E s379M • Poets and Punks: English Culture After 1945 (Oxford)
Restricted to Participants in the Oxford Summer Program.
Only one of the following may be counted: E 324 (Topic: Poets and Punks in British Culture), 376L (Topic 7), 379S (Senior Seminar--Poets and Punks).
This course in postwar English culture will concern the ways in which different types of cultural productions and activities succeed and fail to penetrate the veil of popular myths like "affluence." I want to raise questions about challenging authoritarian ideology in our own period, but my particular aim is to inject volatility into conventional notions of the heirarchy of high and mass culture. The postwar fiction, poetry, drama, and music studied in the course will lead on to an England far removed from traditional "literary landscape": the seaside amusements of Brighton, the sleazy Soho of Absolute Beginners, and the Carnaby Street that embraced Clockwork Orange (quite subversively, given the Tory pedantry at the core of the novel). Above all I want to raise the issue of what a truly radical, avant-garde practice involves, and what forms it might take. The realm of art, I will argue, can indeed be drawn into everyday life with progressive results. The course will be concerned with history, literature, music, criticism, popular culture theory, and sociology--the fields that have made up "cultural studies."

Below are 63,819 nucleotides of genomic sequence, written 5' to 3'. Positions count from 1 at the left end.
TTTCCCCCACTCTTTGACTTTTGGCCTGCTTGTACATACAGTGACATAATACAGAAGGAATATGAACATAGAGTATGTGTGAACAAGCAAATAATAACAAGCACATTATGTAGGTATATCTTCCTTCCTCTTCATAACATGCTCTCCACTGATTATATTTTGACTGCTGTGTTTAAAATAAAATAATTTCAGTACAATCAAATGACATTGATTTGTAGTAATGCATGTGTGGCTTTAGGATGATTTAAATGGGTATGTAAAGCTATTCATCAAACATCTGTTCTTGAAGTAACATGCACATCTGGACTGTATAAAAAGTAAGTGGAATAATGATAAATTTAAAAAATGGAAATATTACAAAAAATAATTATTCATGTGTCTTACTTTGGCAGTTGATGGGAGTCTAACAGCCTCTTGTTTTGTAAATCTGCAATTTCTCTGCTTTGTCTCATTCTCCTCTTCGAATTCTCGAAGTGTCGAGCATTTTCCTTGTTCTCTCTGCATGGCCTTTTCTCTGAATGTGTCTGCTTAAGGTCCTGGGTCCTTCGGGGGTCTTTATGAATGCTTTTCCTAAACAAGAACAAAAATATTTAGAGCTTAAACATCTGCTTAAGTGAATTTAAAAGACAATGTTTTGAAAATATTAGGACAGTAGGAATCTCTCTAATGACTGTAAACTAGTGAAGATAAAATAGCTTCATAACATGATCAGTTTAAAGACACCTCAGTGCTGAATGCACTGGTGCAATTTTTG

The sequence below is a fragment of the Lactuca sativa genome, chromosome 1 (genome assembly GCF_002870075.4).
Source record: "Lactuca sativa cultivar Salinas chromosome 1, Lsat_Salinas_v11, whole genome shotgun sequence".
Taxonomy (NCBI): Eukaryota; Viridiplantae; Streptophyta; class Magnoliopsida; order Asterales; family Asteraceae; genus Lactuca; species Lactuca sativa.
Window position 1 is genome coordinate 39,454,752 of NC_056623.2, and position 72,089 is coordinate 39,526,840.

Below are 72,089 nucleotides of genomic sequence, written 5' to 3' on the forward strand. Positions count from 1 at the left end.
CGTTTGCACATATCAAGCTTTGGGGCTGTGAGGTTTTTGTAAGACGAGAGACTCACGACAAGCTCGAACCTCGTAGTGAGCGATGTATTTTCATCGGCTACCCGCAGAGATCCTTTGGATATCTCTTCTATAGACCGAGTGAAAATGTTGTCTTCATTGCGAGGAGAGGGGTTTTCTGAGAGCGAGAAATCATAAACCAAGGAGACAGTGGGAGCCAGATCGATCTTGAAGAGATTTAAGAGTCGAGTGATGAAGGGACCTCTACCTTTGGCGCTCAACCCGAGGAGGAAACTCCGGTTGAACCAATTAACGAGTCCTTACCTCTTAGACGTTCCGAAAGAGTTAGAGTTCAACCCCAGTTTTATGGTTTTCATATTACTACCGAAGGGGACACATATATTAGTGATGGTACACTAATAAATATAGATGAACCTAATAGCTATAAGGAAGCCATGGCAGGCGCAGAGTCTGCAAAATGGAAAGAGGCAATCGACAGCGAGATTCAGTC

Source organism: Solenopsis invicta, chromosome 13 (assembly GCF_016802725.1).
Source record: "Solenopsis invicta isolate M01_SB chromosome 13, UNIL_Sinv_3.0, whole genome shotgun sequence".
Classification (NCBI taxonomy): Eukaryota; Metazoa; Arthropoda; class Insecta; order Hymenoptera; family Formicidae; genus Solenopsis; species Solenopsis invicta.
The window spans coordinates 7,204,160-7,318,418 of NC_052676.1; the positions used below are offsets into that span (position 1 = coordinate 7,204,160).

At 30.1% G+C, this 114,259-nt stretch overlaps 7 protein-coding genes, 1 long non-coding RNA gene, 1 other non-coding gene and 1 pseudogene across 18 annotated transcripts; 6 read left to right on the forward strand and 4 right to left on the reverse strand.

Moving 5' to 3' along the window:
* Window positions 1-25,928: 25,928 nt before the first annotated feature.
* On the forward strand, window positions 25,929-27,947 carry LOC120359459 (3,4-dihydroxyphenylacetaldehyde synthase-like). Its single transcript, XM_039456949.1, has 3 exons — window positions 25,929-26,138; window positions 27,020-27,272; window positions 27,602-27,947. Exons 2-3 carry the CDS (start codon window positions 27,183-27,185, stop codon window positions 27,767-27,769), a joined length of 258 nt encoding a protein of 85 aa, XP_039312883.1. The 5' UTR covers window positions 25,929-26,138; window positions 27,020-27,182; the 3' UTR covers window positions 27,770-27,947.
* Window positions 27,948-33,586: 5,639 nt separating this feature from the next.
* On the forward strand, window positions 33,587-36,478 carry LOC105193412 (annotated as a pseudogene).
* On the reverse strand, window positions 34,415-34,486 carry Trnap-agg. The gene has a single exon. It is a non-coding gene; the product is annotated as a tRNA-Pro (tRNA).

Two 6-8-page essays 90%
Attendance and Participation 10%
Colin MacIness, Absolute Beginners
Anthony Burgess, A Clockwork Orange
Graham Greene, Brighton Rock
Nick Hornby, High Fidelity
John Osborne, Look Back in Anger
Edward Bond, Saved
Trevor Griffiths, Oi for England
Dick Hebdige, Subculture: The Meaning of Style